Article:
The Trump problem hits close to home


Republican presidential candidate Donald Trump speaks during a campaign rally at the Myrtle Beach Sports Center on Feb. 19, 2016 in Myrtle Beach, S.C. (Olivier Douliery/TNS)

Saadia Akhtar

On Saturday, Aug. 26, the Fayette County Republican Party’s office on Southland Drive was vandalized with graffiti saying “Nazi scum” and “Die Nazi.”

Both the Kentucky Democratic Party and Lexington Mayor Jim Gray denounced the violence and called for unity.

This is just one of the few incidents that have affected Lexington in the past few weeks that have stemmed from what is occurring in this country nationally.

Trump’s refusal to explicitly denounce the Nazi terrorists in Charlottesville prompted them to plan a rally in Lexington. 

The Republican Party’s continuation to back Trump (in hope of tax cuts for rich?) has also isolated the left and moderate faction of this country, leading them to believe that the Republican party supports Trump and his actions.

While Paul Ryan, Mitch McConnell and numerous other Republican congressmen denounced President Trump’s controversial “both sides” remark in response to the events in Charlottesville, the fact remains that they are still willing to work with Trump to pass a conservative agenda.

In fact, the vast majority of congressional Republicans are continuing to support Trump’s decisive agenda. Actions speak louder than words.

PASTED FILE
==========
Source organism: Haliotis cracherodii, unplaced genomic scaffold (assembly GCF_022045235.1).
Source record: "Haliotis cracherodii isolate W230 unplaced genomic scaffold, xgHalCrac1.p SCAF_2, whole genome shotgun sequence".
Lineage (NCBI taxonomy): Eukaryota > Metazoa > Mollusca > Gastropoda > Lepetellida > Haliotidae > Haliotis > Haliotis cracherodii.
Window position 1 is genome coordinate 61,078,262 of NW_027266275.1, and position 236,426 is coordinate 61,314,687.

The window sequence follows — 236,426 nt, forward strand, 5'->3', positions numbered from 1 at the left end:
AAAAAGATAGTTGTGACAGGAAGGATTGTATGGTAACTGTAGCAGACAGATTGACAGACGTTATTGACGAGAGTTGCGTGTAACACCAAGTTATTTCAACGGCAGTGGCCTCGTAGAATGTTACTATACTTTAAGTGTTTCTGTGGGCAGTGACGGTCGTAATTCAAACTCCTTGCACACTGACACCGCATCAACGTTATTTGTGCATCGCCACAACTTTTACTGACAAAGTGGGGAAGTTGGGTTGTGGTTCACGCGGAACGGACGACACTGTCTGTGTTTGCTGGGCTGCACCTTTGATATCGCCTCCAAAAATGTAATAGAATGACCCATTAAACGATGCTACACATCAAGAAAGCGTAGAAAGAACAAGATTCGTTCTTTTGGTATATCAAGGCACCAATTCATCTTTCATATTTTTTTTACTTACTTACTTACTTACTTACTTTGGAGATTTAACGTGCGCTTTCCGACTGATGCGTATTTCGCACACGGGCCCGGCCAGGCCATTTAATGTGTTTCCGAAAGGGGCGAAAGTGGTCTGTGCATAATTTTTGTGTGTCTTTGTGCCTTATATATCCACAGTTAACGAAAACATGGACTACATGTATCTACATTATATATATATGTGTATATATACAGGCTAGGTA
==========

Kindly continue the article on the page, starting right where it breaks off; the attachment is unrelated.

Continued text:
Republicans need to start voting against Trump’s proposals, instead of just tweeting out their disagreements with Trump whenever their political reputation is at stake.

People on both sides of the aisle talk about wanting to “come together” and to “be united.” But these words ring hollow for many of those on the left, who cheer when they see Paul Ryan denounce Trump’s controversial statements, but then become frustrated when Ryan gives millions of dollars for Trump’s proposed border wall.

The only way people on the right and left can put their differences aside is if both sides meet halfway.

At the moment, it seems like the burden of unification is falling upon the left, which is making many of them lash out and commit acts of vandalism like that on Saturday.

Many Republicans are having their identities be ruined by a small percentage of people who try to besmirch their names—Trump and the white supremacists he is emboldening are ruining the face of the Republican Party.

What can be done?

Thousands of longtime Republicans are leaving their party, upset by what Trump has made it. But that is not the solution.

The moderate and true conservatives need to stay and fight for their party. Only then can both sides truly put aside their political differences for the sake of a more unified United States.